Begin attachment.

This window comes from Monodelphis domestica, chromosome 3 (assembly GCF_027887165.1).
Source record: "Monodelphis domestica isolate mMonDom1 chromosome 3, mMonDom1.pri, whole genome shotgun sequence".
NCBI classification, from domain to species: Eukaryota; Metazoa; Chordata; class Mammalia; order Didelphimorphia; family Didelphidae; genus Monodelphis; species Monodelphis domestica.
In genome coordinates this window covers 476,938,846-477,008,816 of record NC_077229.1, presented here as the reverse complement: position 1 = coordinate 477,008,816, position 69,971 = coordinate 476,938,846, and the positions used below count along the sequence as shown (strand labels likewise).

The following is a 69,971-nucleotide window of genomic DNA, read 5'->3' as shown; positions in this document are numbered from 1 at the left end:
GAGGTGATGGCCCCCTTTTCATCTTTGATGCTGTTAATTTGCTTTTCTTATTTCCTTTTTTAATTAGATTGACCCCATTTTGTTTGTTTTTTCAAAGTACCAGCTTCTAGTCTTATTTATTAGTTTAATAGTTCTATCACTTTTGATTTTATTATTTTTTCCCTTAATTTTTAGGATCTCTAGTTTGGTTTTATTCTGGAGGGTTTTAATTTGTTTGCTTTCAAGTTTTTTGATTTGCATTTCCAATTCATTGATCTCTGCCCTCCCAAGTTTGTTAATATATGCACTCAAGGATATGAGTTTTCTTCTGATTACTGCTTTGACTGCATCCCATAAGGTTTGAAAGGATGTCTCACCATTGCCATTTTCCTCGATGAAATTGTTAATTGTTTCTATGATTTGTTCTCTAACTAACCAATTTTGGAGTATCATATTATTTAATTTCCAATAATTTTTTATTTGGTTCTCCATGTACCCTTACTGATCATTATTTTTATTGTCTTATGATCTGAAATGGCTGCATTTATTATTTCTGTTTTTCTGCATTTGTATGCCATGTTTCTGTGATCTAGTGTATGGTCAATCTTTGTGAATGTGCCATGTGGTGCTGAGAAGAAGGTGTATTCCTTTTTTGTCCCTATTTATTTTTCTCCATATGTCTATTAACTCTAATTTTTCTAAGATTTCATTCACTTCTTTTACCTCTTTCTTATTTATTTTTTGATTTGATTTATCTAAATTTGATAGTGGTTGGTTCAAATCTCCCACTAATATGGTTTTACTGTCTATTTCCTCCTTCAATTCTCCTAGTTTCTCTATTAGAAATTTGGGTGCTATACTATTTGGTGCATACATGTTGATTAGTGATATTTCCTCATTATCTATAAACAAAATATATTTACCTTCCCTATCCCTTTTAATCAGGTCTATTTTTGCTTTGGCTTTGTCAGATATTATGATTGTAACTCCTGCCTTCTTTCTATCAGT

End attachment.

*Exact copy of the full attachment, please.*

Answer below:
This window comes from Monodelphis domestica, chromosome 3 (assembly GCF_027887165.1).
Source record: "Monodelphis domestica isolate mMonDom1 chromosome 3, mMonDom1.pri, whole genome shotgun sequence".
NCBI classification, from domain to species: Eukaryota; Metazoa; Chordata; class Mammalia; order Didelphimorphia; family Didelphidae; genus Monodelphis; species Monodelphis domestica.
In genome coordinates this window covers 476,938,846-477,008,816 of record NC_077229.1, presented here as the reverse complement: position 1 = coordinate 477,008,816, position 69,971 = coordinate 476,938,846, and the positions used below count along the sequence as shown (strand labels likewise).

The following is a 69,971-nucleotide window of genomic DNA, read 5'->3' as shown; positions in this document are numbered from 1 at the left end:
GAGGTGATGGCCCCCTTTTCATCTTTGATGCTGTTAATTTGCTTTTCTTATTTCCTTTTTTAATTAGATTGACCCCATTTTGTTTGTTTTTTCAAAGTACCAGCTTCTAGTCTTATTTATTAGTTTAATAGTTCTATCACTTTTGATTTTATTATTTTTTCCCTTAATTTTTAGGATCTCTAGTTTGGTTTTATTCTGGAGGGTTTTAATTTGTTTGCTTTCAAGTTTTTTGATTTGCATTTCCAATTCATTGATCTCTGCCCTCCCAAGTTTGTTAATATATGCACTCAAGGATATGAGTTTTCTTCTGATTACTGCTTTGACTGCATCCCATAAGGTTTGAAAGGATGTCTCACCATTGCCATTTTCCTCGATGAAATTGTTAATTGTTTCTATGATTTGTTCTCTAACTAACCAATTTTGGAGTATCATATTATTTAATTTCCAATAATTTTTTATTTGGTTCTCCATGTACCCTTACTGATCATTATTTTTATTGTCTTATGATCTGAAATGGCTGCATTTATTATTTCTGTTTTTCTGCATTTGTATGCCATGTTTCTGTGATCTAGTGTATGGTCAATCTTTGTGAATGTGCCATGTGGTGCTGAGAAGAAGGTGTATTCCTTTTTTGTCCCTATTTATTTTTCTCCATATGTCTATTAACTCTAATTTTTCTAAGATTTCATTCACTTCTTTTACCTCTTTCTTATTTATTTTTTGATTTGATTTATCTAAATTTGATAGTGGTTGGTTCAAATCTCCCACTAATATGGTTTTACTGTCTATTTCCTCCTTCAATTCTCCTAGTTTCTCTATTAGAAATTTGGGTGCTATACTATTTGGTGCATACATGTTGATTAGTGATATTTCCTCATTATCTATAAACAAAATATATTTACCTTCCCTATCCCTTTTAATCAGGTCTATTTTTGCTTTGGCTTTGTCAGATATTATGATTGTAACTCCTGCCTTCTTTCTATCAGT